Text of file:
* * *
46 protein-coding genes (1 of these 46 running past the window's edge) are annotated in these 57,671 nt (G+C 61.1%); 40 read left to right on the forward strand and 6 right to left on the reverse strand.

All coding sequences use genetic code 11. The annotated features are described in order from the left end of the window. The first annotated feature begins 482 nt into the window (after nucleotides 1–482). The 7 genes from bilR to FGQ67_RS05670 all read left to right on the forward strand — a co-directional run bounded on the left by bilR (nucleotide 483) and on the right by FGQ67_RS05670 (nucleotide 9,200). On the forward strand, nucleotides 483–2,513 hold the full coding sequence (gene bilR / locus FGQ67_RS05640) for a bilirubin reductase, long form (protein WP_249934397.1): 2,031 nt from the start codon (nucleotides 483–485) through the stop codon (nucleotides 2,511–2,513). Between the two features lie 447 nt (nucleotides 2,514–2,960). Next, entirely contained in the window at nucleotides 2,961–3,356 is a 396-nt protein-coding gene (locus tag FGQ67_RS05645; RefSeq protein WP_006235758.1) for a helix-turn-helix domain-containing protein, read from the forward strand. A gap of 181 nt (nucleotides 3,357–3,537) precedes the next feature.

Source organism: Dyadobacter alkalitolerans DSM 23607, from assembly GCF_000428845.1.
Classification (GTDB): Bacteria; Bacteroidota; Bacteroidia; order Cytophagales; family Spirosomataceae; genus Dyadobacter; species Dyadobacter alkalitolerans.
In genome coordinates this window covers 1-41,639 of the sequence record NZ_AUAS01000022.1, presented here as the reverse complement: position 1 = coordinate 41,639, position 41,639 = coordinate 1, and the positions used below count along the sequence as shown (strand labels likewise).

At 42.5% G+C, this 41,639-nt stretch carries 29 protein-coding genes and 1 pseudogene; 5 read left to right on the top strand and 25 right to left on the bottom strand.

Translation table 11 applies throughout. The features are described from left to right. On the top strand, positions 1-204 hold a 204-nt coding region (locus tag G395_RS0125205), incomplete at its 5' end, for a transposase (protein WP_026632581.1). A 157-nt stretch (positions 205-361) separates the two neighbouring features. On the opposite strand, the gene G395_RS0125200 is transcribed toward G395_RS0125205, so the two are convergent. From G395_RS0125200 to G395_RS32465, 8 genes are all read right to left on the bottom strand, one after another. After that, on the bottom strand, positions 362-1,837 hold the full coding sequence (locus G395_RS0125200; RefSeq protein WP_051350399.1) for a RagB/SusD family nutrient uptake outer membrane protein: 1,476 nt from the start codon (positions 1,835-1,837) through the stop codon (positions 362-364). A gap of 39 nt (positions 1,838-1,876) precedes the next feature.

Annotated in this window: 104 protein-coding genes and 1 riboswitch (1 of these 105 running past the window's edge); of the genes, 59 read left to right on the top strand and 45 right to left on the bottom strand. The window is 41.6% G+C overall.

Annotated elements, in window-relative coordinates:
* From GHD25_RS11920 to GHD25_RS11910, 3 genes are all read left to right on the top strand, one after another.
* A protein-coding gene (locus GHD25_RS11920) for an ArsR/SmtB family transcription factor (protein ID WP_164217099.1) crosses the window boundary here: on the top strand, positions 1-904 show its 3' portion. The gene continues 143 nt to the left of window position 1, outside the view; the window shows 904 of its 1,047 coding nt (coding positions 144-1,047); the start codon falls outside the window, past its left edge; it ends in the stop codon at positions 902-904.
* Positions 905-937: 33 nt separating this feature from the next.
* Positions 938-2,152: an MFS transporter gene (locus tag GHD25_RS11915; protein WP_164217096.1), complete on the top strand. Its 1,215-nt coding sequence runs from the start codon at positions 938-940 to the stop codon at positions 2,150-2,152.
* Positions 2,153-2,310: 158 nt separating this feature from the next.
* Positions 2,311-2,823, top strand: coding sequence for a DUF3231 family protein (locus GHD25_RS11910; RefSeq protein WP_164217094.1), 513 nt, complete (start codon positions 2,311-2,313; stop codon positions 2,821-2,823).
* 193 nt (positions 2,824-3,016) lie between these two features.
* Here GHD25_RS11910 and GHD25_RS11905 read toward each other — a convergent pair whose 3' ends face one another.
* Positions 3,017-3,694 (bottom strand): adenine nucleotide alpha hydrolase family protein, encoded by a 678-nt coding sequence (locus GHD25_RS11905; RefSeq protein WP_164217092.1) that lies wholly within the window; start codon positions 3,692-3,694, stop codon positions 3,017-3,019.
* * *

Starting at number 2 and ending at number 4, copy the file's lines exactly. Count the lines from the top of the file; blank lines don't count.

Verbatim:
All coding sequences use genetic code 11. The annotated features are described in order from the left end of the window. The first annotated feature begins 482 nt into the window (after nucleotides 1–482). The 7 genes from bilR to FGQ67_RS05670 all read left to right on the forward strand — a co-directional run bounded on the left by bilR (nucleotide 483) and on the right by FGQ67_RS05670 (nucleotide 9,200). On the forward strand, nucleotides 483–2,513 hold the full coding sequence (gene bilR / locus FGQ67_RS05640) for a bilirubin reductase, long form (protein WP_249934397.1): 2,031 nt from the start codon (nucleotides 483–485) through the stop codon (nucleotides 2,511–2,513). Between the two features lie 447 nt (nucleotides 2,514–2,960). Next, entirely contained in the window at nucleotides 2,961–3,356 is a 396-nt protein-coding gene (locus tag FGQ67_RS05645; RefSeq protein WP_006235758.1) for a helix-turn-helix domain-containing protein, read from the forward strand. A gap of 181 nt (nucleotides 3,357–3,537) precedes the next feature.

Source organism: Dyadobacter alkalitolerans DSM 23607, from assembly GCF_000428845.1.
Classification (GTDB): Bacteria; Bacteroidota; Bacteroidia; order Cytophagales; family Spirosomataceae; genus Dyadobacter; species Dyadobacter alkalitolerans.